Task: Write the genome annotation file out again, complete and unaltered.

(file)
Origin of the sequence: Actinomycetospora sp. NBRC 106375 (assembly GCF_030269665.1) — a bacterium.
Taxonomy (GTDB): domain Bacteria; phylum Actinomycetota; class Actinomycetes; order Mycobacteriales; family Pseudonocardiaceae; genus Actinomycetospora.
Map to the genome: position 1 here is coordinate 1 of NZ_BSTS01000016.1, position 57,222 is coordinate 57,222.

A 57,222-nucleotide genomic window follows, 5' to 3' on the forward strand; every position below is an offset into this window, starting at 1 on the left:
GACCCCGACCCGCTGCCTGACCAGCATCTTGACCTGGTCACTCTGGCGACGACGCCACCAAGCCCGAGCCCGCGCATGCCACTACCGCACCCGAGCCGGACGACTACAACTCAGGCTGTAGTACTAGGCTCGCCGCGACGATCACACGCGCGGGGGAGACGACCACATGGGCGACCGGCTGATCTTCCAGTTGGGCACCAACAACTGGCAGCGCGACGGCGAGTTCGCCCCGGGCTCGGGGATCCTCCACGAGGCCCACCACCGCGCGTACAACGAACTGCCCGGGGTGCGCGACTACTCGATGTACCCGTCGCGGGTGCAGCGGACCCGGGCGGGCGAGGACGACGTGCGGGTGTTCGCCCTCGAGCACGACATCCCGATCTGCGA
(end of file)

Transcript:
Origin of the sequence: Actinomycetospora sp. NBRC 106375 (assembly GCF_030269665.1) — a bacterium.
Taxonomy (GTDB): domain Bacteria; phylum Actinomycetota; class Actinomycetes; order Mycobacteriales; family Pseudonocardiaceae; genus Actinomycetospora.
Map to the genome: position 1 here is coordinate 1 of NZ_BSTS01000016.1, position 57,222 is coordinate 57,222.

A 57,222-nucleotide genomic window follows, 5' to 3' on the forward strand; every position below is an offset into this window, starting at 1 on the left:
GACCCCGACCCGCTGCCTGACCAGCATCTTGACCTGGTCACTCTGGCGACGACGCCACCAAGCCCGAGCCCGCGCATGCCACTACCGCACCCGAGCCGGACGACTACAACTCAGGCTGTAGTACTAGGCTCGCCGCGACGATCACACGCGCGGGGGAGACGACCACATGGGCGACCGGCTGATCTTCCAGTTGGGCACCAACAACTGGCAGCGCGACGGCGAGTTCGCCCCGGGCTCGGGGATCCTCCACGAGGCCCACCACCGCGCGTACAACGAACTGCCCGGGGTGCGCGACTACTCGATGTACCCGTCGCGGGTGCAGCGGACCCGGGCGGGCGAGGACGACGTGCGGGTGTTCGCCCTCGAGCACGACATCCCGATCTGCGA